If Coraline could be described as a Grand Guignol version of Alice in Wonderland, then The Graveyard Book can be summed up as Grand Guignol rewrite of Rudyard Kipling’s The Jungle Book. A mysterious figure simply known as “the man Jack” one evening murders an entire family in their home. The family‘s baby boy somehow however manages to elude him and the boy (later christened Nobody Owens) finds refuge in a nearby cemetery where he is adopted by some benevolent ghosts. The novel follows Nobody’s life as he grows up in the graveyard, protected by its otherworldly denizens. Sound familiar? Nobody is safe and provided for within the graveyard’s perimeters, but one day he will have take his rightful place in the living world . . . but in the outside world the dangerous man Jack and the shadowy evil organization he works for lurks . . .

Reading the book, I couldn’t imagine The Graveyard Book as anything else except as . . . an animated movie. Perhaps one using stop-motion clay models (like Nightmare Before Christmas) or a CGI process to duplicate the look (like in Tim Burton’s Corpse Bride). However considering the lovely illustrations by regular Gaiman collaborator artist Dave McKean for The Graveyard Book perhaps a movie version will work best as an old-fashioned 2D traditional cell animated movie . . . in Black & White. With dashes of occasional color, of course. But how cool it would be I thought if they could make The Graveyard Book in a style similar to the recent Persepolis movie based on the graphic novel detailing author Marjane Satrapi‘s life as a child in revolutionary Iran. (Or 2006's Renaissance for that matter.) Now that would be perfect.

In fact the more I read The Graveyard Book, the more convinced I became convinced that going the live action route with “normal” actors would be doing the material a disservice. Live action will simply distract from the story’s fairy tale vibe. Placing the action in a real world setting will pose too many questions. Like what exactly does Nobody Owens use for a toilet? Graveyards don’t usually have toilets. Where does he bath? And so on. Making it into an animated movie will distract from such issues. Animated characters after all don’t need to take a dump . . .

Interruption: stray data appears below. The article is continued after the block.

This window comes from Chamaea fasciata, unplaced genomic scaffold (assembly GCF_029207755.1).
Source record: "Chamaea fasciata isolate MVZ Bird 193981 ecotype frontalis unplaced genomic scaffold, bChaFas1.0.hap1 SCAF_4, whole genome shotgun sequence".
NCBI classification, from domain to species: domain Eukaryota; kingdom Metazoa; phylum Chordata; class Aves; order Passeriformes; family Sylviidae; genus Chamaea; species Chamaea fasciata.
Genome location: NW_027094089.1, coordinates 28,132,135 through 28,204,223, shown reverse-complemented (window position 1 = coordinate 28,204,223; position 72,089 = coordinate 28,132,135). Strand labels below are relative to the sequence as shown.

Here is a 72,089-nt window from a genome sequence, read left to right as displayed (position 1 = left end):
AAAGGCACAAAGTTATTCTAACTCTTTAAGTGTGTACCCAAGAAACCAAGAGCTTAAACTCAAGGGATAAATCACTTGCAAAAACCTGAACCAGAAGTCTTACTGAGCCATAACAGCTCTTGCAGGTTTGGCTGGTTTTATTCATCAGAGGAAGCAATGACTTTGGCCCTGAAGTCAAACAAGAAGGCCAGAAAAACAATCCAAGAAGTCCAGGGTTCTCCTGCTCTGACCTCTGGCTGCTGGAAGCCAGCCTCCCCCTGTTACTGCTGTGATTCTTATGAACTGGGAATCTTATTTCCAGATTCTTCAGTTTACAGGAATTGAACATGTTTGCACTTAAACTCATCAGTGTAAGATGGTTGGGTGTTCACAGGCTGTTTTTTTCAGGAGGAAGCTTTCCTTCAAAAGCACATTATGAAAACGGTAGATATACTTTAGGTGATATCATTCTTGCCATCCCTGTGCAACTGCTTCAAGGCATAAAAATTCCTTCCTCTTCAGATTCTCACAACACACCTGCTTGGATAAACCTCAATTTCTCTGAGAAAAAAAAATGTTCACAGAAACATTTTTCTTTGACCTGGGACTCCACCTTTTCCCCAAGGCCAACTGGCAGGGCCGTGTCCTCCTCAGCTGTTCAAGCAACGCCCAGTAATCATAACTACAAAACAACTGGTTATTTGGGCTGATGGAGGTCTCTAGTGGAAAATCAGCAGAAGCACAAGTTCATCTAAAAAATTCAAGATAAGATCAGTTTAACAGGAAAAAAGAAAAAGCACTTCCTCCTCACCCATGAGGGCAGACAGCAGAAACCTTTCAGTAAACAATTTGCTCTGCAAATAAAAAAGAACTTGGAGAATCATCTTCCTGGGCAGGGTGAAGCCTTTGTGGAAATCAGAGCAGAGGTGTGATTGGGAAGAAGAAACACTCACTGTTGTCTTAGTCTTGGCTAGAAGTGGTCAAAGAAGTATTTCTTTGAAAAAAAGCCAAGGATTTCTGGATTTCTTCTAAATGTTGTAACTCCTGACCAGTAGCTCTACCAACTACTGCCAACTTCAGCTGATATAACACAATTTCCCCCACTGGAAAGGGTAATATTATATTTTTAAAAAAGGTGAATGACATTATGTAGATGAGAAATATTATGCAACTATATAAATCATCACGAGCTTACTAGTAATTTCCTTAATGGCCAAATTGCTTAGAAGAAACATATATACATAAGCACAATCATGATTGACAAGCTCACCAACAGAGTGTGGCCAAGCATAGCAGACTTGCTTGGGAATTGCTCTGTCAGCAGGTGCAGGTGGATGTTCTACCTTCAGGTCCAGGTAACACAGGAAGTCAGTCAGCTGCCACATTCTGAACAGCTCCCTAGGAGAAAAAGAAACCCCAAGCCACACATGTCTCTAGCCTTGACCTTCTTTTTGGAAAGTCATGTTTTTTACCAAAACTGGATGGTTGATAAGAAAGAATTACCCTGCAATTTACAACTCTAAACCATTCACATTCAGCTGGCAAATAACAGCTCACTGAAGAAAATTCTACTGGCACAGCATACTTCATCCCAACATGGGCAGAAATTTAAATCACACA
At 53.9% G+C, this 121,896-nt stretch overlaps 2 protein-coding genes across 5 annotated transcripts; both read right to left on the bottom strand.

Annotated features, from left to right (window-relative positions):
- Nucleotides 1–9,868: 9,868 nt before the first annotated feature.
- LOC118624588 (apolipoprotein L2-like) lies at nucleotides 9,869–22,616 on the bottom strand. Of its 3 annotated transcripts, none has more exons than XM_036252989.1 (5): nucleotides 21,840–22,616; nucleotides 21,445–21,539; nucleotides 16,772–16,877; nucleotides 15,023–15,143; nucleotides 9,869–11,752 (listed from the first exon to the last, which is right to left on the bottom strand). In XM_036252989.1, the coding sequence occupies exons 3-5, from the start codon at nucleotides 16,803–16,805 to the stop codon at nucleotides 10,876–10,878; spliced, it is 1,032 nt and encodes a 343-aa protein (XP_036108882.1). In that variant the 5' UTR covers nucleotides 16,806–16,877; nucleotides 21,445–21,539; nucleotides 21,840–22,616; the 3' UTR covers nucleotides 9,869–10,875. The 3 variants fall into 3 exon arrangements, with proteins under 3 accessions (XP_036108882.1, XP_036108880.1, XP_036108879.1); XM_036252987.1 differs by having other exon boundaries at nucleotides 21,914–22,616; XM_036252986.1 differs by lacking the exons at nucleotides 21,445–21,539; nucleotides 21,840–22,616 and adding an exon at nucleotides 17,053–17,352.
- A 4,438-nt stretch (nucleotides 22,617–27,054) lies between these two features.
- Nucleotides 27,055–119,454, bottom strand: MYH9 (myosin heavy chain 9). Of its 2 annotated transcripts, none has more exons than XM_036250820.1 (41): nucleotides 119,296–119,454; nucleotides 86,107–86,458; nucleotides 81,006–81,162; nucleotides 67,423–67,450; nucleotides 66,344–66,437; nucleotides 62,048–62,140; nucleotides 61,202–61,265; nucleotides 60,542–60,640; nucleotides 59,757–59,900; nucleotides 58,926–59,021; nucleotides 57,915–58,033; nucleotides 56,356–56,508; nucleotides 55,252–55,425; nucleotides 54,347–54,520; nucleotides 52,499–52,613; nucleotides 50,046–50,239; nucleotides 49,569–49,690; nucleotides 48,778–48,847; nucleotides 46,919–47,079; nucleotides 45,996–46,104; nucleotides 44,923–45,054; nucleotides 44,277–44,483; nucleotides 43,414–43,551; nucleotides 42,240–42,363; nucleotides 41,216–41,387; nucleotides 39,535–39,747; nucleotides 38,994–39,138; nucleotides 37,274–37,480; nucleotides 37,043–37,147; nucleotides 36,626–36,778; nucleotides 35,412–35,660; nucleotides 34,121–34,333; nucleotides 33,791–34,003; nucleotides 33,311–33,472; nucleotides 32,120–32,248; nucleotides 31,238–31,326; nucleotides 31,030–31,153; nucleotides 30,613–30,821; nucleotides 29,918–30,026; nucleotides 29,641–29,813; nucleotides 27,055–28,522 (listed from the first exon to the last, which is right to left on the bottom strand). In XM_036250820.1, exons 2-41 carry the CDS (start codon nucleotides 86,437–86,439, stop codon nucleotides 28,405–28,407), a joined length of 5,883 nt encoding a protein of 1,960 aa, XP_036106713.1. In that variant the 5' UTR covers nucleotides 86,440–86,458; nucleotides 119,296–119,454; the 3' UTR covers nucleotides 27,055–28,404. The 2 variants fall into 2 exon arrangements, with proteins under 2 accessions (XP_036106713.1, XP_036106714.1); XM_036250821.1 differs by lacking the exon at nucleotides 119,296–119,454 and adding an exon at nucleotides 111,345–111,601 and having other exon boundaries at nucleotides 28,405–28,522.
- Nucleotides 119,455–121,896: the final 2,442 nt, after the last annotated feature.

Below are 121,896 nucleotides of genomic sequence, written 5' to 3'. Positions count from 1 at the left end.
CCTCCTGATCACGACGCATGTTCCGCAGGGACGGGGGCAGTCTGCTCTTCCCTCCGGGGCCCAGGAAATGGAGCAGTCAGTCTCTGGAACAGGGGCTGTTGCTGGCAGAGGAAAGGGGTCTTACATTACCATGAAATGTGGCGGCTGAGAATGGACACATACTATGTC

Yet judging from Gaiman’s interview it would seem that they are in fact intent on making The Graveyard Book into a live action movie. Framestore seems to deal with physical effects and isn’t an animation studio. It is the special effects company that did the grisly Harvey Dent / Two Face makeup for The Dark Knight. To be honest we are yet to be sold on the idea. This material just screams for it to be made into an animated film . . .

Don’t believe us? Then read The Graveyard Book. It may be aimed at 9-12 year olds who has nothing to read now that Rowling wrapped up the Harry Potter series, but it is a brisk and enjoyable read with the sort of eccentric (very British) touches and bitter sweet lyricism that distinguishes Gaiman’s work. It may not reach the dizzying heights of the work he did on Sandman, but at 312 pages with a widely spaced font, it doesn’t have the same epic canvas to work on. And it’d make for a cool (animated) movie . . .